The sound is a very individual and essential feature of any musical instrument. Actually, it is the main criterion that we follow when buying an instrument. Regardless of whether it is a guitar, violin or piano, it is the sound that comes first. Only then other elements, such as the appearance of our instrument or its varnish, should decide whether a given instrument suits us or not. At least this is the order of choice when buying an instrument.
The guitar belongs to those instruments that have their own sound resulting from its construction, i.e. the materials used, the quality of workmanship and the strings used in the instrument. A guitar can also have a sound that was created by using various types of guitar pickups and effects to model the sound in a specific way for the needs of, for example, a given musical genre.
When buying a guitar, no matter if it is an acoustic or electric guitar, first of all, we should focus on the quality of its natural sound, i.e. how it sounds dry or, in other words, raw. In the case of an acoustic or classical guitar, we can check it immediately after tuning it, and in the case of an electric guitar, we have to connect it to a guitar stove. And here you have to remember to turn off all effects, reverbs, etc. on such a stove, amenities that change the timbre, leaving a raw, clean sound. It is best to test such a guitar in a music store on several different stoves, then we will have the most realistic picture of the natural sound of the instrument we are testing.
The sound of a guitar is influenced by many factors that we should pay special attention to. For example: the thickness of the strings is very important here and, for example: if our sound is not fleshy enough, it is often enough to change the strings to thicker ones. This simple procedure will make your sound juicier. Another important element influencing the sound of our guitar (especially in the case of an electric guitar it is decisive) is the type of the pickup used. The guitar with singles sounds completely different, and the guitar with humbuckers sounds completely different. The first type of pickups is used in Fender guitars such as the Stratocaster and Telecaster, the second type of pickups are of course Gibsonian guitars with Les Paul models at the forefront. Of course, you can experiment with the transducers and create various configurations, adjusting the sound to your individual expectations. On the other hand, the heart that gives the sound of our guitar, which will always accompany us, is, of course, the type of wood used to build it. The pickup or the strings can always be replaced in our guitar, but for example the body is not replaceable. Of course, we can really replace everything, including the body or the neck, but it will not be the same instrument anymore, but a completely different guitar. Even seemingly two identical guitars, from the same manufacturer and with the same model designation, can sound different, precisely because they were made from two different parts of theoretically the same wood. Here, the so-called the density of the wood and the denser the wood we use, the longer we will have the so-called sustain. The density of wood is influenced by many factors, including the appropriate selection and the process of seasoning the material itself. Hence, we can find differences in sound in the case of identical models. The weight of the body also has a significant influence on the final sound of our guitar. The heavy body certainly has a better effect on the sound of the guitar, but with fast playing the sea leads to the so-called silting, that is, a kind of suppression of the sound. Guitars with a lighter body cope with this problem much better, they have a quick attack, but their decay leaves much to be desired. It is worth paying attention to this when choosing a guitar and when we are going to move mainly in fast riffs, a much lighter body is more recommended. If we want to get more so-called meat that will sound nicely to us, the heavier body will be the most appropriate. The most commonly used guitars are: mahogany, alder, maple, linden, ash, ebony and rosewood. Each of these genres has its own characteristics that translate directly into the final sound of the guitar. Some give the guitar a warm and full sound, while others will sound quite cool and flat.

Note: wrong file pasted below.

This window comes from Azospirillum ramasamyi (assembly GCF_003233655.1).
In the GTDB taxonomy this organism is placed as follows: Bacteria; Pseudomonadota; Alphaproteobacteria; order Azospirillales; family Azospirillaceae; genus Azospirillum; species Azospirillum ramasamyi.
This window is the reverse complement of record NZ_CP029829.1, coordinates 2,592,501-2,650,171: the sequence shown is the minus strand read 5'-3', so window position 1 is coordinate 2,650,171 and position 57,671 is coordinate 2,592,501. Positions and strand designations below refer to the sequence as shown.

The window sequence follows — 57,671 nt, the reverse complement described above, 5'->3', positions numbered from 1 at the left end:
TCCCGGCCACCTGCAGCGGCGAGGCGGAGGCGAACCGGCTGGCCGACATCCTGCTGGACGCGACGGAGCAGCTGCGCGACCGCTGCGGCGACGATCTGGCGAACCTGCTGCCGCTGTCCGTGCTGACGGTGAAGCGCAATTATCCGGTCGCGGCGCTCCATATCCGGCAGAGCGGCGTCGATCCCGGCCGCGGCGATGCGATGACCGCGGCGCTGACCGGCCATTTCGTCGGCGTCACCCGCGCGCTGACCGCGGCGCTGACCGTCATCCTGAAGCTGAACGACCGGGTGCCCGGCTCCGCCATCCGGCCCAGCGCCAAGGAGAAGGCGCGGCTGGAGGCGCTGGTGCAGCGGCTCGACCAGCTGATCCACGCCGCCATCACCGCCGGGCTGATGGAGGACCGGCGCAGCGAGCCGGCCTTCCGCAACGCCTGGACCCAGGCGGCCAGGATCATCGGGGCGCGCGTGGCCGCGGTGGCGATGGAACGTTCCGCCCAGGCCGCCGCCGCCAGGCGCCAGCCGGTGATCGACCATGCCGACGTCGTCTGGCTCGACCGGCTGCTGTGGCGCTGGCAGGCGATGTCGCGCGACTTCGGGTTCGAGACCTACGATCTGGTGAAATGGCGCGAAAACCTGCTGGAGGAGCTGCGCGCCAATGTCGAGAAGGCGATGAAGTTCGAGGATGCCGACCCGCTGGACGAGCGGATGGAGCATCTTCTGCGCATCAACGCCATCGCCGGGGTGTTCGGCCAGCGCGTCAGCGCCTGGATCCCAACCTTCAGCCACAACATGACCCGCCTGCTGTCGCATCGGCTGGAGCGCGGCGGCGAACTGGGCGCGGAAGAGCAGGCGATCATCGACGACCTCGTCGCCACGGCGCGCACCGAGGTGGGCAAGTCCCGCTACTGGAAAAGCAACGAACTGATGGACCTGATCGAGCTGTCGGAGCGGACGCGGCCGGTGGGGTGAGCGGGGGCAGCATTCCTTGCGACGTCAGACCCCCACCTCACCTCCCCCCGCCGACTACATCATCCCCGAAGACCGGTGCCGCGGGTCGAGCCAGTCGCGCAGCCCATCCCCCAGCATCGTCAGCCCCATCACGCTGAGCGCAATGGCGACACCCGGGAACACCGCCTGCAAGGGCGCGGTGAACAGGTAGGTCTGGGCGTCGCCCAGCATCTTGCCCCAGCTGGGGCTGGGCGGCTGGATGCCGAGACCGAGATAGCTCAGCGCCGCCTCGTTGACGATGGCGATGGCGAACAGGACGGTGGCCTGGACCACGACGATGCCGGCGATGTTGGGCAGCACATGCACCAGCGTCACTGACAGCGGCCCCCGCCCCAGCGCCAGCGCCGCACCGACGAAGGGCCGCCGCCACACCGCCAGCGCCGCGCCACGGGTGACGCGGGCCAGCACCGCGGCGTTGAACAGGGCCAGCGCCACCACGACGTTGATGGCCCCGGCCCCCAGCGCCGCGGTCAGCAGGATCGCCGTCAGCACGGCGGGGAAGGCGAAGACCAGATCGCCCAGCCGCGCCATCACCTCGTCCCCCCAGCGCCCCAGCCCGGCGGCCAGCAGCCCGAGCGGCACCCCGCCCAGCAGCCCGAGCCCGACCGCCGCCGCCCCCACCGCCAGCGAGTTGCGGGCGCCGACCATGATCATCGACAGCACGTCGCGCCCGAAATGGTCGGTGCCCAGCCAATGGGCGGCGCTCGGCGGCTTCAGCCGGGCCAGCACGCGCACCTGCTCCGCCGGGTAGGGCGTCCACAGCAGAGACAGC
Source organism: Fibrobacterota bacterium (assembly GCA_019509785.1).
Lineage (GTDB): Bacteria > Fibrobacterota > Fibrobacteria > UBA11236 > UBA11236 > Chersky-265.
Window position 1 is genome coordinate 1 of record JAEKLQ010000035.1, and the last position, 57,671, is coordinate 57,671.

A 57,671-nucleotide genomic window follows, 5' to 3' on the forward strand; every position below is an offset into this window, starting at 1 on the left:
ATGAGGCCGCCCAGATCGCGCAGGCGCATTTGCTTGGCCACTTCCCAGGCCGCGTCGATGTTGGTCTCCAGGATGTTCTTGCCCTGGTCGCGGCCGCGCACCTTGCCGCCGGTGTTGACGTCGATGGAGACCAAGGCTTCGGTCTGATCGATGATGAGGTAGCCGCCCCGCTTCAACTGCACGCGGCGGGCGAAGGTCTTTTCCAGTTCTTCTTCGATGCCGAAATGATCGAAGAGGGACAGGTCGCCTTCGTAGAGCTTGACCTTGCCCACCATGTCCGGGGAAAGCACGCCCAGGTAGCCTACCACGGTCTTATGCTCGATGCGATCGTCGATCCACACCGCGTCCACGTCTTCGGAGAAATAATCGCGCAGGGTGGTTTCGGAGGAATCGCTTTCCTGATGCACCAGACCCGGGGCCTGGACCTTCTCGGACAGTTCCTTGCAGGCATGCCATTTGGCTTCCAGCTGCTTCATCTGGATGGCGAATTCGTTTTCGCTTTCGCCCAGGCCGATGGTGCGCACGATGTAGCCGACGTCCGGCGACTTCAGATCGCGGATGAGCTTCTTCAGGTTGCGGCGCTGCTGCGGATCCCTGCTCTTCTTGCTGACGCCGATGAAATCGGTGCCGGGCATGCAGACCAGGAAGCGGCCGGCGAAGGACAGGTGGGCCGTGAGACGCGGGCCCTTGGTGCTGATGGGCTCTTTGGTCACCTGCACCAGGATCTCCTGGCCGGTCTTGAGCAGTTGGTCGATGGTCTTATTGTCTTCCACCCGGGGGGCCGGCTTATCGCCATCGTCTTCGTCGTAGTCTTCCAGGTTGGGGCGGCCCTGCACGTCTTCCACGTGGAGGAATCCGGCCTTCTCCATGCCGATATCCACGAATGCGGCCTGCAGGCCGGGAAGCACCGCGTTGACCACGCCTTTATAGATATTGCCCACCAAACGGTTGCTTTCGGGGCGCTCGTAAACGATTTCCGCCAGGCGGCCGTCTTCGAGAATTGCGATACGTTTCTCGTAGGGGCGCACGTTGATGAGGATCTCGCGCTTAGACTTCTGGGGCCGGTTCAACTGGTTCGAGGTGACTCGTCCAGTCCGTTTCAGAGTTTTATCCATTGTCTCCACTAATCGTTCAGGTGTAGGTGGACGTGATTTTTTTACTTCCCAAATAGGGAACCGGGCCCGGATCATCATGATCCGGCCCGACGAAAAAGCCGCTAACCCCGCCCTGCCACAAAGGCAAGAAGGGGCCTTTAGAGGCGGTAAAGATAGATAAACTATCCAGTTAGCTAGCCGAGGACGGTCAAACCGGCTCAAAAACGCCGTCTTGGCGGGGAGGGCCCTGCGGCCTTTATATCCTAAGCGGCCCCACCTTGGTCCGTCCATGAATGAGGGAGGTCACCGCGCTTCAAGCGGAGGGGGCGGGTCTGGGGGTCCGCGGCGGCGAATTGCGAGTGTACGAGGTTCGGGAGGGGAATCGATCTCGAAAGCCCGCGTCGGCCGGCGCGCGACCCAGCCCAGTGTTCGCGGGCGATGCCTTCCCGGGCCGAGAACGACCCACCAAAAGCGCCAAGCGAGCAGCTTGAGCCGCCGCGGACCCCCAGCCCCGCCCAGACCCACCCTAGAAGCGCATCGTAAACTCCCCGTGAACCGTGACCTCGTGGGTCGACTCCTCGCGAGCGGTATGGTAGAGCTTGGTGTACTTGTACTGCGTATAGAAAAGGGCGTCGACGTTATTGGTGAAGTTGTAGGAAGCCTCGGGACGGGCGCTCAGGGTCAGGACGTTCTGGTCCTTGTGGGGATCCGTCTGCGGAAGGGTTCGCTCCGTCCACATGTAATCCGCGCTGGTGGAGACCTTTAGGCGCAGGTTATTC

When choosing a guitar and its sound, it is worth having a specific pattern of the sound that we expect from the instrument. For this you can, for example: have a music file recorded in the phone with the desired sound. When, while testing the guitar, you find the one that suits you best, take a second one, of the same model, for comparison. It may happen that the latter will sound even better than the previous one.